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SARS-CoV-2: The viral shedding vs infectivity dilemma

      Highlights

      • Viral shedding has been demonstrated up to 63 days after symptom onset.
      • The distinction between viral shedding and infectivity is important for the development of quarantine guidelines and policy.
      • There is an earlier peak in viral load in SARS-CoV-2 than seen in SARS.
      • Quantitative viral loads are higher in the nose than the throat.
      • It is likely that asymptomatic and presymptomatic transmission is occurring.

      Abstract

      Since December 2019, severe acute respiratory syndrome coronavirus 2 (SARS-CoV-2) has infected over four million people worldwide. There are multiple reports of prolonged viral shedding in people infected with SARS-CoV-2 but the presence of viral RNA on a test does not necessarily correlate with infectivity. The duration of quarantine required after clinical recovery to definitively prevent transmission is therefore uncertain. In addition, asymptomatic and presymptomatic transmission may occur, and infectivity may be highest early after onset of symptoms, meaning that contact tracing, isolation of exposed individuals and social distancing are essential public health measures to prevent further spread. This review aimed to summarise the evidence around viral shedding vs infectivity of SARS-CoV-2.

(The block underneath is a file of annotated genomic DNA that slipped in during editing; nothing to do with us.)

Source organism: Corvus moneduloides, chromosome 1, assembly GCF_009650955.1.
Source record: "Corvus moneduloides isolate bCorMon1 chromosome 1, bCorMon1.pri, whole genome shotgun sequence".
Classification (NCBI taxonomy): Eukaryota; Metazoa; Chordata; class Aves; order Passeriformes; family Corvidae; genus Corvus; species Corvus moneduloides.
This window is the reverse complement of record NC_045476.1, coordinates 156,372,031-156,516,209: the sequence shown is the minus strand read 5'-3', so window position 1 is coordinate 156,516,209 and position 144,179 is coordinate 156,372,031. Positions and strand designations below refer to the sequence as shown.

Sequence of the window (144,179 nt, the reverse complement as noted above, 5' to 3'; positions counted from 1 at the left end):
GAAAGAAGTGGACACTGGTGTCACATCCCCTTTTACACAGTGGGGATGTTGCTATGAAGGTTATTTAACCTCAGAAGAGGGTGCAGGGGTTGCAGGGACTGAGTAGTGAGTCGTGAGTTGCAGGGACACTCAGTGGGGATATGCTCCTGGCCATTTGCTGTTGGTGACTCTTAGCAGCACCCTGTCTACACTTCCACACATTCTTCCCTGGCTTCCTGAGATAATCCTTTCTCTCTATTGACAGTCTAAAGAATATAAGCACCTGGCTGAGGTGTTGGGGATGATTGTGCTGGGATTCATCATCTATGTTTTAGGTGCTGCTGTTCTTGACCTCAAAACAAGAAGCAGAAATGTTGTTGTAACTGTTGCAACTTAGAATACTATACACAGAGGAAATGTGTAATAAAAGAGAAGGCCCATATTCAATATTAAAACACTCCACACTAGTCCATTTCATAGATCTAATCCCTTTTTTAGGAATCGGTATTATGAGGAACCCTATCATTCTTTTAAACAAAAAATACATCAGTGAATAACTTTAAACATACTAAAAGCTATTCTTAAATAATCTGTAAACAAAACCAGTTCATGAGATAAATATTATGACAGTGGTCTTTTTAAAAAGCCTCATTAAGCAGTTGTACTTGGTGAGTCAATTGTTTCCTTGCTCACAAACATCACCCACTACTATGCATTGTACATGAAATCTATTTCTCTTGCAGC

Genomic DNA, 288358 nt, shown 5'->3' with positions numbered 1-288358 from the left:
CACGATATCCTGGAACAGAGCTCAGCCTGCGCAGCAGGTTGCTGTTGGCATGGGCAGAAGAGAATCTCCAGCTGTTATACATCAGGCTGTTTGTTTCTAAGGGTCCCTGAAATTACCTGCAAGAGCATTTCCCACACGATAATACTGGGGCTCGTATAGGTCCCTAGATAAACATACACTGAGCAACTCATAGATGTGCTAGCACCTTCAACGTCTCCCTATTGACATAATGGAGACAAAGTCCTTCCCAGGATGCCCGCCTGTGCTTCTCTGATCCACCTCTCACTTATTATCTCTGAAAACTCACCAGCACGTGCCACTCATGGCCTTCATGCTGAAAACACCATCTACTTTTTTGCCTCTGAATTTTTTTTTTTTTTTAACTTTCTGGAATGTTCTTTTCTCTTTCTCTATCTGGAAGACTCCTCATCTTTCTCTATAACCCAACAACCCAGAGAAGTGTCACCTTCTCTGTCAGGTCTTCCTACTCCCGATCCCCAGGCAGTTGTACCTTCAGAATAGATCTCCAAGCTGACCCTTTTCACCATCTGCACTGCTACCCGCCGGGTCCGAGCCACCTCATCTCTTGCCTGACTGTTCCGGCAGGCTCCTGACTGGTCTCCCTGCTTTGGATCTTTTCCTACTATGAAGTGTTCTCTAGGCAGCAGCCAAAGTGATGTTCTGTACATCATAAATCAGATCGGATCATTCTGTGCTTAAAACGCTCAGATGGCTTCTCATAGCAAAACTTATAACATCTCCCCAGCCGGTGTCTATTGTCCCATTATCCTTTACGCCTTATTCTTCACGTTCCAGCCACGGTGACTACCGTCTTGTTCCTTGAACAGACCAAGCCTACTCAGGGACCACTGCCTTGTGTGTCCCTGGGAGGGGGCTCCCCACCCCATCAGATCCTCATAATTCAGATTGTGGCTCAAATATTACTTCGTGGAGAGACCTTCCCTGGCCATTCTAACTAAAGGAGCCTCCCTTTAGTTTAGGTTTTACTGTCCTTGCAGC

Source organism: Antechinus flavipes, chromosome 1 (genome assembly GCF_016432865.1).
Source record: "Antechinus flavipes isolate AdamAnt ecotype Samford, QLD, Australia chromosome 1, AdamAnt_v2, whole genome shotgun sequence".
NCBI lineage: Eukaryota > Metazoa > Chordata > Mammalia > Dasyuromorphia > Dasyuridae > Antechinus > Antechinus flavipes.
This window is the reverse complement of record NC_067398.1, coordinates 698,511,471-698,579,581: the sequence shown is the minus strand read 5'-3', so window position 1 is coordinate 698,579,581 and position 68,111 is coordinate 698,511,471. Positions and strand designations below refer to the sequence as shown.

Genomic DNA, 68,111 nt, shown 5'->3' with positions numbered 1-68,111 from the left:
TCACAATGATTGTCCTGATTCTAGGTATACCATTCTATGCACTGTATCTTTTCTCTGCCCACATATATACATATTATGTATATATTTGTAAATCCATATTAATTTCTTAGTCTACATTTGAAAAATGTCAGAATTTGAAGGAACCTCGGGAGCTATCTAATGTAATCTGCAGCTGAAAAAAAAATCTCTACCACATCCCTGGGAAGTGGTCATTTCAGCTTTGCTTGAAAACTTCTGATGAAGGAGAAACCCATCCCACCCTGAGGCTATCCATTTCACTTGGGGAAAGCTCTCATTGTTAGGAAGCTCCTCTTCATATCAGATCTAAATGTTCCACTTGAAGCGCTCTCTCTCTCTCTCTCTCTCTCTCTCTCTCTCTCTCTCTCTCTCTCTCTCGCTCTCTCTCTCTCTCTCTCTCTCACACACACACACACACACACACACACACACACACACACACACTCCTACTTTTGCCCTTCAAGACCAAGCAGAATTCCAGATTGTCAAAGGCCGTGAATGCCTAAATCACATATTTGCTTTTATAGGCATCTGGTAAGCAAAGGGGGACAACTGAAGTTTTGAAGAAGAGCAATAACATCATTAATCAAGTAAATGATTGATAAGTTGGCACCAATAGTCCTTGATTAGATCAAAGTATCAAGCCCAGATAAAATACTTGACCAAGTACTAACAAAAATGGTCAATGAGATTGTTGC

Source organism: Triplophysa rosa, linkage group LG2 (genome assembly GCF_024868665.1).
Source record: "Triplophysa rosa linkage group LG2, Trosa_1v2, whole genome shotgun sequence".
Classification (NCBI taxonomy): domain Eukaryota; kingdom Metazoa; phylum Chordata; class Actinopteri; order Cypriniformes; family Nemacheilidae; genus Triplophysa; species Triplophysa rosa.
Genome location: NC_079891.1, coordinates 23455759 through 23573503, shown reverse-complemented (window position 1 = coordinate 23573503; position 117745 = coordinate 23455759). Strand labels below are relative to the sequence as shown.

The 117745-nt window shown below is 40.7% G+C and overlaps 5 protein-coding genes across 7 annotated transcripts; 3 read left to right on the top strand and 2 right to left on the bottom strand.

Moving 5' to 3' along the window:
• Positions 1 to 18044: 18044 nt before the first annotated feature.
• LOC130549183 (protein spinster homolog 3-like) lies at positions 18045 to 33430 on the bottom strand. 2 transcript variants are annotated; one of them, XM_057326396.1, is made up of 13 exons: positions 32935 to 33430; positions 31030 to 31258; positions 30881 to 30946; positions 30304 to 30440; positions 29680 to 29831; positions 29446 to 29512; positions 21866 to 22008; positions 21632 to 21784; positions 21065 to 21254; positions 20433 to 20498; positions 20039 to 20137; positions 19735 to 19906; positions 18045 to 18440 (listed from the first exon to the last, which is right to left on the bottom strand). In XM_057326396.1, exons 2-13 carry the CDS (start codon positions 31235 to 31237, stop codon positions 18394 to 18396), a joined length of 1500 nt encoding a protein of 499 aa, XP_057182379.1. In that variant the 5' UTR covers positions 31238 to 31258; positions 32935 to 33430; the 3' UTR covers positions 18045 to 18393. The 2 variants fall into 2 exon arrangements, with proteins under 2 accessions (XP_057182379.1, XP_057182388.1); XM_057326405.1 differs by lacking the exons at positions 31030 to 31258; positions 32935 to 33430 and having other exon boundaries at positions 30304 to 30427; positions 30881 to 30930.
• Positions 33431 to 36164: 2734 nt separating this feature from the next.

Keywords

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